The student teams were challenged to think critically about how to create disaster relief efforts that prepare, respond to and recover our community. Over 30 participants from multiple disciplines formed into six teams to create, prototype, and pitch their solutions in this two-day event. The students competed for development funding and Innovation Design Lab support to continue to strengthen the design and implementation of their concepts.

 

 

-by Wayne Godwin, ECU Advance Manufacturing & Innovation Academy  

Joyner exhibit showcases trappings of early healthcare

Joyner Library is hosting the traveling exhibit “The Sick Room: Invalid Feeders and Bedside Necessities” in the Verona Joyner Langford North Carolina Collection on the third floor of the library. The exhibit, open through the month of May, showcases a variety of items — both beautiful and useful — that helped ease invalids back to health during the Victorian Period.

(Contributed photos)

(Contributed photos)

Caring for a sick family member was a common part of life, and any bedroom could become the “sick room” where a convalescing patient would rest undisturbed from the difficulties of life.

“The exhibit gives us a better understanding of what life was like taking care of sick family members during the late 19th century,” said Anne Anderson, exhibit curator for the Country Doctor Museum. “This responsibility usually fell to the woman of the household, and much of her time might have been spent using the types of objects featured in the exhibit.

“This concept still connects to us today where an illness can have a huge impact on family life.”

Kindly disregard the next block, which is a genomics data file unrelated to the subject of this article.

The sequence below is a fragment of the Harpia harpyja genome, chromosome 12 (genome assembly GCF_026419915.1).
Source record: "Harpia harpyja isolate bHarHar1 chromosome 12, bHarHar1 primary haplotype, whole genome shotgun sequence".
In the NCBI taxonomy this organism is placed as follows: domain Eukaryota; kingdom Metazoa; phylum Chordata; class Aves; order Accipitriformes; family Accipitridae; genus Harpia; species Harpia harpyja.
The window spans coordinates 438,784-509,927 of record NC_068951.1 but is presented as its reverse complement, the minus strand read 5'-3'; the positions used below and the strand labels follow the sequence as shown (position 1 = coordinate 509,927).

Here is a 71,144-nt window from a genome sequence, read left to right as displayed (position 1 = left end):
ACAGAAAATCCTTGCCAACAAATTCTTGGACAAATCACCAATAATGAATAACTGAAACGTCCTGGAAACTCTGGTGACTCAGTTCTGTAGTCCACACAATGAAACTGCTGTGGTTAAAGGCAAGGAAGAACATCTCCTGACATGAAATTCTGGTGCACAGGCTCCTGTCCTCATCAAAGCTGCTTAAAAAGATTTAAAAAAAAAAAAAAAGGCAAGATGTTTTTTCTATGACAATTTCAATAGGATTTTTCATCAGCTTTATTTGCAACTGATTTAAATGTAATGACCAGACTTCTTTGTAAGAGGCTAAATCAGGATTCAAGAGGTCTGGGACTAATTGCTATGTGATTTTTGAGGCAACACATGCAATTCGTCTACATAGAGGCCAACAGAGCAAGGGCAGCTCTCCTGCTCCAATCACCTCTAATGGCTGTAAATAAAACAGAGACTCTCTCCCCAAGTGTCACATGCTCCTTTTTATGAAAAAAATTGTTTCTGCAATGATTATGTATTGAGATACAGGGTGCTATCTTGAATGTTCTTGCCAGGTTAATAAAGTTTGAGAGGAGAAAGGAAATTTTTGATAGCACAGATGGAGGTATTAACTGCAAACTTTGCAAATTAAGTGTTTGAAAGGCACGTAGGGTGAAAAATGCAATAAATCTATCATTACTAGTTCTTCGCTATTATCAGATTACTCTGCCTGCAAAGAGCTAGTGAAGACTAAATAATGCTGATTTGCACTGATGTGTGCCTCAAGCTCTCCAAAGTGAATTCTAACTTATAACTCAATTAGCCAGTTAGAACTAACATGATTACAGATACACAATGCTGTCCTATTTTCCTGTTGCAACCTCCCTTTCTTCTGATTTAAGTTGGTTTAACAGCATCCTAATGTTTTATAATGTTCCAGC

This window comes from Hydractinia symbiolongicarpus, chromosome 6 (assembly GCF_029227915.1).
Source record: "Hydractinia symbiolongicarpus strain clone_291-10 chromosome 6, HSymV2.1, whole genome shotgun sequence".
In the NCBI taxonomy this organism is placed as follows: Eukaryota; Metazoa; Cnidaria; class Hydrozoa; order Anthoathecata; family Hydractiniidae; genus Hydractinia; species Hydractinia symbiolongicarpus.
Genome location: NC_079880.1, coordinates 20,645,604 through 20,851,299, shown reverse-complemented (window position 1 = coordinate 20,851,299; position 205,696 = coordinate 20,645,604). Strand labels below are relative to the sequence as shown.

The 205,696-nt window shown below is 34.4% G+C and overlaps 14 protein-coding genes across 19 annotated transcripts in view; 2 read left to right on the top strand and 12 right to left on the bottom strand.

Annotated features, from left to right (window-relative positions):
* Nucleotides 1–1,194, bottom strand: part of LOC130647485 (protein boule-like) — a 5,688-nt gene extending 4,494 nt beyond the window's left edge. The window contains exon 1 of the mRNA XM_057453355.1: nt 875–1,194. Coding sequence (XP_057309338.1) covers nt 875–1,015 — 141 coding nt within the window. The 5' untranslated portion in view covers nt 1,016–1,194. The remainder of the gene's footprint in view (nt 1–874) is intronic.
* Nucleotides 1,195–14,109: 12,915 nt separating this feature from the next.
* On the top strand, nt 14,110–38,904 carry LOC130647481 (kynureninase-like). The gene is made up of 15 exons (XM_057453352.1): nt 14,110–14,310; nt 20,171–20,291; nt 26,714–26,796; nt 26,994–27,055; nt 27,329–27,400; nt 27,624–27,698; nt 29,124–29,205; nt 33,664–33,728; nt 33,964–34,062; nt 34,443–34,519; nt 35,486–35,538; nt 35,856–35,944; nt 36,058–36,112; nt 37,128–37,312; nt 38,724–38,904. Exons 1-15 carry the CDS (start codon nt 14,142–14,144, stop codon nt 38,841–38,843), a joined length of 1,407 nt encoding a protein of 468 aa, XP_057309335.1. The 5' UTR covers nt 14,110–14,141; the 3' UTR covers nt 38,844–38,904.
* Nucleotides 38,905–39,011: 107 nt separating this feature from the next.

On loan from the Country Doctor Museum in Bailey, North Carolina, the exhibit includes feeders, baby rattles, bedpans, and an invalid chair.

The exhibit also offers many pieces from the private collection of Brenda Rewalt of Bolivia, North Carolina, a retired nurse who has collected more than 700 feeders and related items, some dating back to the 1700s.

“Brenda Rewalt’s collection of invalid feeders is one of the best in the country, and the Country Doctor Museum is very fortunate to include some of her beautiful pieces in this exhibit,” said Anderson. “Her knowledge about the objects, both as a collector and nurse, helped inform the exhibit’s interpretation of life in the sick room.”

On April 6 from 1-3 p.m. in the first floor lobby of Joyner Library, Anderson will offer students an opportunity to participate in a related hands-on activity. Students will grind up medicinal herbs such as eucalyptus, rosemary and peppermint to make medicinal herb sachets, while Anderson and other Joyner Special Collections staff speak on how these herbs were used as home remedies, particularly in sick rooms.

Activities will continue on the third floor, and students are also encouraged to visit the exhibit and use the iPad kiosk to vote on their favorite exhibit item. Results will be posted to Joyner Library’s social media platforms.
“This is our first exhibit installation at Joyner Library and we are very grateful for the opportunity to share our passion for medical history with a new audience,” said Anderson.

For additional information, please contact the Country Doctor Museum at 252-235-4165 or email Anne Anderson, andersonan@ecu.edu.

 

 

-by Kelly Dilda, Joyner Library

 

Taft STEM Education Lecture on March 27

Dr. Len Annetta, the College of Education’s Taft Distinguished Professor of Science Education, cordially invites you to attend the inaugural Taft STEM Education Lecture on Monday, March 27 pm in Speight 203 at 6:00 pm. The event is free and open to students, faculty and the public.